One way in which we are seeing abundant information working successfully in our economy is in the entertainment industry. Spotify and Apple Music allow listeners to have access to almost any song imaginable for a monthly subscription fee. Netflix has revolutionized how we watch television and movies with hundreds available at any time of the day. Chris Anderson argues that these companies have tapped into “the long tail”.
If we understand capitalism to function on scarcity, then it makes sense that our media and entertainment industry would be modeled after this. Anderson terms this “hit-driven economics” where only the blockbusters or mainstream music are made readily available. With this kind of approach there is “not enough channels to broadcast all the TV programs, not enough radio waves to play all the music created… this is the world of scarcity”. However, with research into the sales of online retailers like Amazon and iTunes, there is just as much money to be made in the niches of the entertainment industry.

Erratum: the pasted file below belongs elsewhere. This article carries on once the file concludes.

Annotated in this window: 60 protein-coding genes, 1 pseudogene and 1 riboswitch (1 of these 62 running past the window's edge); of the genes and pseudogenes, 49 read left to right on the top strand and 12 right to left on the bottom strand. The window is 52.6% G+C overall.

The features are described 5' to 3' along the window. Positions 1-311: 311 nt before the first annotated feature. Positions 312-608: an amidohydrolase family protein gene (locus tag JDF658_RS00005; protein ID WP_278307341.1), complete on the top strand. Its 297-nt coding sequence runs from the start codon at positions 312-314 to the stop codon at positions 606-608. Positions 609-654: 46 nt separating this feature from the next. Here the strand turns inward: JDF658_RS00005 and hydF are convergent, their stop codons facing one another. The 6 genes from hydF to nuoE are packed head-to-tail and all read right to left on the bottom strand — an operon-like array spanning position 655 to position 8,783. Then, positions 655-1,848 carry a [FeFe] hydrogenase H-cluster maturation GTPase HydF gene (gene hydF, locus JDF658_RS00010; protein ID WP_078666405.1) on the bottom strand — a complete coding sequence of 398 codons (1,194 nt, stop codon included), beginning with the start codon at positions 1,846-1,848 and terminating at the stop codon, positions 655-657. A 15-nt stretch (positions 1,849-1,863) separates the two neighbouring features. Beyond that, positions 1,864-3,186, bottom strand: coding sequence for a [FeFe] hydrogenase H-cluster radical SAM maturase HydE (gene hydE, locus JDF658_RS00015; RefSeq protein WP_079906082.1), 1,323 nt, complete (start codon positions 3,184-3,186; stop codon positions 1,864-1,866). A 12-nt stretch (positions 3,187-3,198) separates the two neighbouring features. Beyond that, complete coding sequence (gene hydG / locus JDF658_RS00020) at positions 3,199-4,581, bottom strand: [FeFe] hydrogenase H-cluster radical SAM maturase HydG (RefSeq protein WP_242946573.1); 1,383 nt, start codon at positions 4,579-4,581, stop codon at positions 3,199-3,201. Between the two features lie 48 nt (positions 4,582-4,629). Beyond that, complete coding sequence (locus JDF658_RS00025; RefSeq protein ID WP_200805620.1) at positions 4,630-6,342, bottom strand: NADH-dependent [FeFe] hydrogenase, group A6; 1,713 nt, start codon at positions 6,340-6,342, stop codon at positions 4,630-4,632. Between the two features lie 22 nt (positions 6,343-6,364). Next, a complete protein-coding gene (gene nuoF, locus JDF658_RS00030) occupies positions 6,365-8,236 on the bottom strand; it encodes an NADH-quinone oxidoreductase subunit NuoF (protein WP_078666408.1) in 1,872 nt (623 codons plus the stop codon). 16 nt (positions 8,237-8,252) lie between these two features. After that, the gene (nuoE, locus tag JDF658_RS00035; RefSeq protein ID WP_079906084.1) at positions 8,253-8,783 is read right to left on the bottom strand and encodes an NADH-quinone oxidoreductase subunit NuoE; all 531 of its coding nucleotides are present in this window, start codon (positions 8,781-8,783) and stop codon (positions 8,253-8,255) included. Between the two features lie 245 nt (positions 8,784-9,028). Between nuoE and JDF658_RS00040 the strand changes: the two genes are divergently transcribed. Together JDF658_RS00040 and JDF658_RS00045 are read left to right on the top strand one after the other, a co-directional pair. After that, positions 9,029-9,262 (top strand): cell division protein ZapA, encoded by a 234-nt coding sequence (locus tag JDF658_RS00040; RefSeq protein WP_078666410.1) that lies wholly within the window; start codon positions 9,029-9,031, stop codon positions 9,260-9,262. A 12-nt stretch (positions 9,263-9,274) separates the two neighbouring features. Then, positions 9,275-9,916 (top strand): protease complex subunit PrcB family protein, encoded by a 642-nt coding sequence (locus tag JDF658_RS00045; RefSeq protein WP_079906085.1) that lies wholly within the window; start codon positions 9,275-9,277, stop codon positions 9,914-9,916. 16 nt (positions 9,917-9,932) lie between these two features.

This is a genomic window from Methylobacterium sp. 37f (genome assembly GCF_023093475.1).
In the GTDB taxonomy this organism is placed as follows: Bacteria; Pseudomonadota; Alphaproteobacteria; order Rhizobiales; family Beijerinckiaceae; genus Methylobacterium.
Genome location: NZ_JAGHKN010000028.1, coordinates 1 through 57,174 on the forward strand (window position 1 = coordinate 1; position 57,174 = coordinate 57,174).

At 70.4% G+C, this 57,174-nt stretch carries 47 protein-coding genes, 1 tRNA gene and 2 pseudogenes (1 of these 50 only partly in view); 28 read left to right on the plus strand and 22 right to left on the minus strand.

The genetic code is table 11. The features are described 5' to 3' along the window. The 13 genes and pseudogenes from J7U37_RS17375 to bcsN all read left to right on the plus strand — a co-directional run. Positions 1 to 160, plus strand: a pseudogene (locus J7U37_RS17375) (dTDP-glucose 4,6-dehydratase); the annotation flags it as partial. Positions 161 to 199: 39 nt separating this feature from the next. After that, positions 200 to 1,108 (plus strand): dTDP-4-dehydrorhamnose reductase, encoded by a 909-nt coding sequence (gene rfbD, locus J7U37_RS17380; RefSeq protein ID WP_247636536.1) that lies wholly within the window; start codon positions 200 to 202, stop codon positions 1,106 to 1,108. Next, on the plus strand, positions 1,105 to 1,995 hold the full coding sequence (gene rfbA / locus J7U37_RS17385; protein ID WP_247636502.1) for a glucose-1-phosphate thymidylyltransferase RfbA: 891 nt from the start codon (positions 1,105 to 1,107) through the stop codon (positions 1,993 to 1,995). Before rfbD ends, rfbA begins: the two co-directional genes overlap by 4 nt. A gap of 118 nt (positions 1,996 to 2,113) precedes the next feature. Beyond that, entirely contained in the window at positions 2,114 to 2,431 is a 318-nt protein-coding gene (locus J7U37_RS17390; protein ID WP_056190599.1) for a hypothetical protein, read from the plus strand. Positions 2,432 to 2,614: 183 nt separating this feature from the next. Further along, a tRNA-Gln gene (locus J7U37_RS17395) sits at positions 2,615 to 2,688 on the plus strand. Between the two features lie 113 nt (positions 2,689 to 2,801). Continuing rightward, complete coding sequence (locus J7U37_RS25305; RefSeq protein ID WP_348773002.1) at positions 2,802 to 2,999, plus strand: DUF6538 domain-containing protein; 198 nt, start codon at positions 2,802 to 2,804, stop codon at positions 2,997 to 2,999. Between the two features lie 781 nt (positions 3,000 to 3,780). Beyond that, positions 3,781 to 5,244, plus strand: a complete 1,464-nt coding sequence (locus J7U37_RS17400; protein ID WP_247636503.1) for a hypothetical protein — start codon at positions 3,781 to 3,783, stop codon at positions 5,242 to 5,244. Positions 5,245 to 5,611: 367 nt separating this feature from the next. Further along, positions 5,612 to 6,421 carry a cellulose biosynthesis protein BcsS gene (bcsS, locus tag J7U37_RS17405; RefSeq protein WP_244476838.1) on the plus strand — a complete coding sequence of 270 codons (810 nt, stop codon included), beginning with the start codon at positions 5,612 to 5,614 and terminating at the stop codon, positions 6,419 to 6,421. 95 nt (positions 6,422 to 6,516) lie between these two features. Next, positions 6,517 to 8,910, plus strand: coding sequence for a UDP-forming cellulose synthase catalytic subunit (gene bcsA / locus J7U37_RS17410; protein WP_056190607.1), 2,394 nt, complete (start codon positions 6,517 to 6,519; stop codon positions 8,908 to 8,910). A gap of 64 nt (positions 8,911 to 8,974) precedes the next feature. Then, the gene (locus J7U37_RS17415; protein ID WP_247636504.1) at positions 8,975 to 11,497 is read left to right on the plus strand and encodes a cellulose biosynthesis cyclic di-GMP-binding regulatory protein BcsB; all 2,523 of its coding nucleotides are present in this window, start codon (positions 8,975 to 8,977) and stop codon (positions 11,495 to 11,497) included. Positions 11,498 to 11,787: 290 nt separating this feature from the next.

Technology has fostered online retailers and “broken the tyranny of physical space” encouraging an abundance of information. Companies like Netflix have “made a good business out of what’s unprofitable fare in movie theaters and video rental shops because it can aggregate dispersed audiences”. The same is true for Amazon’s book sales and Spotify’s music. Making everything available and seeing the success that it has had globally, points toward a shift in our economy, one that is driven by information.